As I reported last week from my interview with U.S.
Between the Lines
Larry Dignan and other IT industry experts, blogging at the intersection of business and technology, deliver daily news and analysis on vital enterprise trends.
Larry Dignan is Editor in Chief of ZDNet and SmartPlanet as well as Editorial Director of ZDNet's sister site TechRepublic.
Rachel King is a staff writer for ZDNet based in San Francisco.
Zack Whittaker writes for ZDNet, CNET, and CBS News. He is based in New York City.
Palm is reportedly looking for buyers, but folks aren't buying it. Just the fact that Palm is looking for a buyer may indicate the company is in trouble.
Advanced Micro Devices' said it isn't likely to meet its first quarter sales projection. In a statement, AMD said CEO Hector Ruiz will discuss that the company "is unlikely to meet its previously estimated revenue guidance of $1.
The social Web has finally arrived. The question is where is it going.
Notable headlines:Mary Jo Foley: Microsoft Windows Live VP to resign. Microsoft Dynamics team to take on Microsoft-SAP ‘Duet’?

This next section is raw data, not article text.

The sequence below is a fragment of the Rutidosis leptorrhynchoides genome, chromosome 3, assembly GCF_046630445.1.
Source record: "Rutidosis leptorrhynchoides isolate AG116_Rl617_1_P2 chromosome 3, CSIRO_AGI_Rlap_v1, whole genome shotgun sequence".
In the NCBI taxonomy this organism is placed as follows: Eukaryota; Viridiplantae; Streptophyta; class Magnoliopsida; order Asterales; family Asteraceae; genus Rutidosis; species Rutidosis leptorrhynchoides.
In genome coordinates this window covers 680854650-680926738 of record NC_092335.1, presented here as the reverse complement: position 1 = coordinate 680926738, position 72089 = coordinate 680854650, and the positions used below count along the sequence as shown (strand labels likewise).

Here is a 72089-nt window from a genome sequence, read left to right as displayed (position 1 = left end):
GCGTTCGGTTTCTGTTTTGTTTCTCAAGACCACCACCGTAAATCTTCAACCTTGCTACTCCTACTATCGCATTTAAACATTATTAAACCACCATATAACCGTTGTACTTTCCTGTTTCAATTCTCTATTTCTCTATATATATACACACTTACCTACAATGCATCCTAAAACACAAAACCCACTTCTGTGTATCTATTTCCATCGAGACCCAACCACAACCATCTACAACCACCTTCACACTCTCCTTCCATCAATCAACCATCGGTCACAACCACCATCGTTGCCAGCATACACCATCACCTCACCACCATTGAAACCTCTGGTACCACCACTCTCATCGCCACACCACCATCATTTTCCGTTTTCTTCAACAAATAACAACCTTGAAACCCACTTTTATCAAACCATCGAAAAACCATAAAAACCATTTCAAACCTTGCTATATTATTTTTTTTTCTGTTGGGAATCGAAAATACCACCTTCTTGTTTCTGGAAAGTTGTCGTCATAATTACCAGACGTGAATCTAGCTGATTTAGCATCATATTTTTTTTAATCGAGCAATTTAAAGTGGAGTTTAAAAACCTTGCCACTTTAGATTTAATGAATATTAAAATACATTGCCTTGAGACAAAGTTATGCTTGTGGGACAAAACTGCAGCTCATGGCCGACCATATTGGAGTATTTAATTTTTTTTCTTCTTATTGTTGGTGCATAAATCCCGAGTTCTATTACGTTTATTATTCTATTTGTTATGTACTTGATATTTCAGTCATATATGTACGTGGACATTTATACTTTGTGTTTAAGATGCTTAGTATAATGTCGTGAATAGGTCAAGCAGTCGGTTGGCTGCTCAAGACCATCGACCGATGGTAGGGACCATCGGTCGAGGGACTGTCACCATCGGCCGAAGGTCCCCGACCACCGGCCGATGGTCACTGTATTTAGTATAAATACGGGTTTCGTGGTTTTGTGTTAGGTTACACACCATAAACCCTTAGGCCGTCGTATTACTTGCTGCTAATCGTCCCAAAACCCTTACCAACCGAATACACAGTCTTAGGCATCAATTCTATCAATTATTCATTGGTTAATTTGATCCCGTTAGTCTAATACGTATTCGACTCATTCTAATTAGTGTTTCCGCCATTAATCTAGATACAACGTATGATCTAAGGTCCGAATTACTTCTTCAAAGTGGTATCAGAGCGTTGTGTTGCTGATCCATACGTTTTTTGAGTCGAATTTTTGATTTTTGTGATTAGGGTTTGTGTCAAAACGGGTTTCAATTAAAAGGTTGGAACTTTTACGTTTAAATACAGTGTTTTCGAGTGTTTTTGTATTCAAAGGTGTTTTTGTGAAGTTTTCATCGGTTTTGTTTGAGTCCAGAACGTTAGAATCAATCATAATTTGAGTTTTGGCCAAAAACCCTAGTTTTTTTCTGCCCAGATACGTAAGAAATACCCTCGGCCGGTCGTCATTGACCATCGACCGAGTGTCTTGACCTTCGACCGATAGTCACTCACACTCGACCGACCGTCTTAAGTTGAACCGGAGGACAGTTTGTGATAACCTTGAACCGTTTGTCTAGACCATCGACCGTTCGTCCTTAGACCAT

The IT systems integration of US Airways and America West has gone fairly well overall. Until Sunday.
At Black Hat this week, John Heasman demonstrated a rootkit that flashes itself to the firmware in a system. Reimaging the disk did nothing to remove it. This is just the latest in a long line of threats.
Stephen Shankland is reporting that Oracle has quietly cut database prices on some low-end servers using multicore processors. It's clear that Oracle's move is because Microsoft doesn't charge that way and is making some database inroads.
Om Malik posts on GigaOm that the "Web monster" has been unleashed and is "gobbling up desktop applications, chewing them up and spitting them out as a Web applications," with the exception of the instant messaging. Browser-based IM clients like Meebo are gaining some popularity, but the popular IM clients have become aren't going away, Om concludes.
Microsoft's deal with Novell to resell SUSE Linux may be controversial, but it's looking like a boon for Novell. In fact, it's just about the only bright spot the Novell has right now.